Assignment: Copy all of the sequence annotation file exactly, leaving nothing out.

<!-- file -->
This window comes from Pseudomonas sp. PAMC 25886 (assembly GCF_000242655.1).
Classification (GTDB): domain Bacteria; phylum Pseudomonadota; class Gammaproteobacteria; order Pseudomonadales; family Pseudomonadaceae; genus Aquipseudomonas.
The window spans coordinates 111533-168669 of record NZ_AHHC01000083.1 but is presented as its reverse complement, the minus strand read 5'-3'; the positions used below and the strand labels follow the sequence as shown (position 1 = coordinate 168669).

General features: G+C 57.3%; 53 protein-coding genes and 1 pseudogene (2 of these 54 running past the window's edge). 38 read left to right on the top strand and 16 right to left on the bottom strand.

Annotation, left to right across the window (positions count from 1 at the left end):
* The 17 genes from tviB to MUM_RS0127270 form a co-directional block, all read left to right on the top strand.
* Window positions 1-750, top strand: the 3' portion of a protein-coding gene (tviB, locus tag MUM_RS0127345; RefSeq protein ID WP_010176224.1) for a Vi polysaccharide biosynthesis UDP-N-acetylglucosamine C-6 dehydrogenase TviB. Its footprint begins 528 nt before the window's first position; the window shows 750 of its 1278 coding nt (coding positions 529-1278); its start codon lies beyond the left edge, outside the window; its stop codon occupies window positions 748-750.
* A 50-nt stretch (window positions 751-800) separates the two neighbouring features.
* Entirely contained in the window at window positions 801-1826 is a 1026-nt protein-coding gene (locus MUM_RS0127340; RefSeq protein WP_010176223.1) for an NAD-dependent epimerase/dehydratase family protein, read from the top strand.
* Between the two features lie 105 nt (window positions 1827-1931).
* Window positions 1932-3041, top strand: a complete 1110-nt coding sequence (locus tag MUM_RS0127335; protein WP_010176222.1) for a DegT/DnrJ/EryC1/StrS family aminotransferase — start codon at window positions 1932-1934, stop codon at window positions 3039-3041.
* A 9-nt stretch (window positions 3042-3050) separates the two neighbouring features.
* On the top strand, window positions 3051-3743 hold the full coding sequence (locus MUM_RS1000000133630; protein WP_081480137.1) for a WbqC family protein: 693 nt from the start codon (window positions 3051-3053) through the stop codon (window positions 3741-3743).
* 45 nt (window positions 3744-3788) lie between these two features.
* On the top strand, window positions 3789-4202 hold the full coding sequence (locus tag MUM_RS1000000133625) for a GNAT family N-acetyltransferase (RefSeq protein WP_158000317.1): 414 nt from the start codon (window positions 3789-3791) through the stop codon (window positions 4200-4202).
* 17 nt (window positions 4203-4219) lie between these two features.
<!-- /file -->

This window comes from Pseudomonas sp. PAMC 25886 (assembly GCF_000242655.1).
Classification (GTDB): domain Bacteria; phylum Pseudomonadota; class Gammaproteobacteria; order Pseudomonadales; family Pseudomonadaceae; genus Aquipseudomonas.
The window spans coordinates 111533-168669 of record NZ_AHHC01000083.1 but is presented as its reverse complement, the minus strand read 5'-3'; the positions used below and the strand labels follow the sequence as shown (position 1 = coordinate 168669).

General features: G+C 57.3%; 53 protein-coding genes and 1 pseudogene (2 of these 54 running past the window's edge). 38 read left to right on the top strand and 16 right to left on the bottom strand.

Annotation, left to right across the window (positions count from 1 at the left end):
* The 17 genes from tviB to MUM_RS0127270 form a co-directional block, all read left to right on the top strand.
* Window positions 1-750, top strand: the 3' portion of a protein-coding gene (tviB, locus tag MUM_RS0127345; RefSeq protein ID WP_010176224.1) for a Vi polysaccharide biosynthesis UDP-N-acetylglucosamine C-6 dehydrogenase TviB. Its footprint begins 528 nt before the window's first position; the window shows 750 of its 1278 coding nt (coding positions 529-1278); its start codon lies beyond the left edge, outside the window; its stop codon occupies window positions 748-750.
* A 50-nt stretch (window positions 751-800) separates the two neighbouring features.
* Entirely contained in the window at window positions 801-1826 is a 1026-nt protein-coding gene (locus MUM_RS0127340; RefSeq protein WP_010176223.1) for an NAD-dependent epimerase/dehydratase family protein, read from the top strand.
* Between the two features lie 105 nt (window positions 1827-1931).
* Window positions 1932-3041, top strand: a complete 1110-nt coding sequence (locus tag MUM_RS0127335; protein WP_010176222.1) for a DegT/DnrJ/EryC1/StrS family aminotransferase — start codon at window positions 1932-1934, stop codon at window positions 3039-3041.
* A 9-nt stretch (window positions 3042-3050) separates the two neighbouring features.
* On the top strand, window positions 3051-3743 hold the full coding sequence (locus MUM_RS1000000133630; protein WP_081480137.1) for a WbqC family protein: 693 nt from the start codon (window positions 3051-3053) through the stop codon (window positions 3741-3743).
* 45 nt (window positions 3744-3788) lie between these two features.
* On the top strand, window positions 3789-4202 hold the full coding sequence (locus tag MUM_RS1000000133625) for a GNAT family N-acetyltransferase (RefSeq protein WP_158000317.1): 414 nt from the start codon (window positions 3789-3791) through the stop codon (window positions 4200-4202).
* 17 nt (window positions 4203-4219) lie between these two features.